This international symposium is organized by the team of the ANR Web90 project (ANR-14-CE29-0012-01) with the support of the Institute for Communication Sciences (CNRS, Paris-Sorbonne, UPMC) and for the axis 4 in partnership with the ANR ENEID project (Digital Eternities – Post-Mortem Digital Identities and Memorial Uses of the Web through the lens of Gender) and the interdisciplinary programme Bodies, Networks, Digital Identities, of Sorbonne University Paris-Cité.


Call for papers

Time(s) and temporalities of the Web

Submission of proposals till May 10, 2015

English français

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The concept of real-time, the promise of immediacy and the ever-increasing acceleration of exchanges are recurrent in the foundational discourses about new information and communication technologies. However, they are far from having disposed of time. Instead, the different ways in which we relate to time have multiplied, and structure the contemporary experience of our digital world: “revolutions” in technology follow one another uninterrupted, embedded in a long-term perspective, while the permanence of duplicated data lies behind the ephemeral discussion threads, and the complexity of events remains hidden behind the turmoil of the Net and its socio-digital networks.
This symposium wishes to bring to light and interrogate this variety of time(s) and temporalities, by means of analyses of the Web in its past, present and future dimensions, both individual and collective, social and technical, economic and political. Particular attention will be paid to practices that – from hyperconnectivity to cyber-flânerie, from data flows to Web archives – contribute to make the Internet a new experience of both instant and duration.
Five thematic axes will structure how this interdisciplinary symposium – organized by the team of the ANR Web90 project ( – addresses the temporalities of the Web, those it originates and those in which it participates, both in a diachronic and a future perspective.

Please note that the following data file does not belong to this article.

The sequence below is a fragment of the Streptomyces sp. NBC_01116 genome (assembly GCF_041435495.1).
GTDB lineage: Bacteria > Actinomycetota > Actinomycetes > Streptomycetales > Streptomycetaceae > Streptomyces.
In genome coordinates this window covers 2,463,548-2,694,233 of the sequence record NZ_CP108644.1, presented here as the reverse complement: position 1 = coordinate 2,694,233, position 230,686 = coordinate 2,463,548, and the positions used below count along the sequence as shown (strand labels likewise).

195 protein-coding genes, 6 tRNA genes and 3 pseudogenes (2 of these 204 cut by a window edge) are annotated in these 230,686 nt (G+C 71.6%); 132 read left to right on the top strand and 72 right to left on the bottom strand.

Axis 1: The early Web

This axis will include the presentation of research on Web history, its periodization, its insertion in a long-term perspective (of media, communication tools, networks, identities, and so on), its evolutions over the last twenty-five years, and its adoption rates. The axis will also welcome epistemological, historiographical and methodological analyses on the ways in which it is possible to understand Web history. Presentations centered on the sources of Web history will also be welcome. The development of born-digital heritage, the “heritagization” of the Web and the variety of Web archiving efforts may also be taken as fruitful starting points for investigations of nostalgia, representations, instrumentalizations of the “early Web” history, and for the contextualization of memorial, patrimonial and historical issues.

Axis 2: Logics and formats of oblivion

The issue of digital “oblivion” – highlighted today by the claim of a “right to be forgotten” and by the multiplication of de-referencing demands by Internet users to the search engine Google – is now much more central than we previously thought in order to understand the evolution of Internet and the Web. Digital “oblivion” is, today, most frequently correlated with privacy-protecting procedures involving the deletion of traces; however, it is not and should not be limited to this dynamic, and it seems increasingly necessary to think about it as a major component of “becoming memory” as a process. In this axis, presentations will thus highlight the sense and the diversity of formats of oblivion permitted or enacted by the Web, from the logics of obsolescence to the digital “wastelands” voluntarily created by users.

Axis 3: Analyzing the political and citizen’s movements via Web archives and socio-digital networks

This session will aim at studying events, actors and processes that generate online and off-line mobilizations, and the role played by digital technologies in these mobilizations. This session will especially concentrate on the analysis of the transformations of political communication formats when spread out over the Web, be they carried by institutions or by more or less formalized groups, and will examine their complementarity with other forms of communication. It will aim at grasping the dynamics of “empowerment” of citizens via ICTs, the Web, and social networks in context.
This section will pay particular attention to temporality, to think the relationship between the rhythms of events, on one hand, and the rhythms of the Net and socio-digital networks on the other hand; to study the social and political conditions - for instance in terms of socialization or politicization - that encourage or discourage online engagement; or to question long-term consequences of online mobilizations. Presentations may also interrogate methods, needs and practices of leverage of Web archives by researchers, when it comes to the long-term understanding of social and political movements.

Axis 4: The digital memory of personal and biological data – Session organized within the frame of the ENEID ANR project, and the USPC programme Bodies, Networks, Digital Identities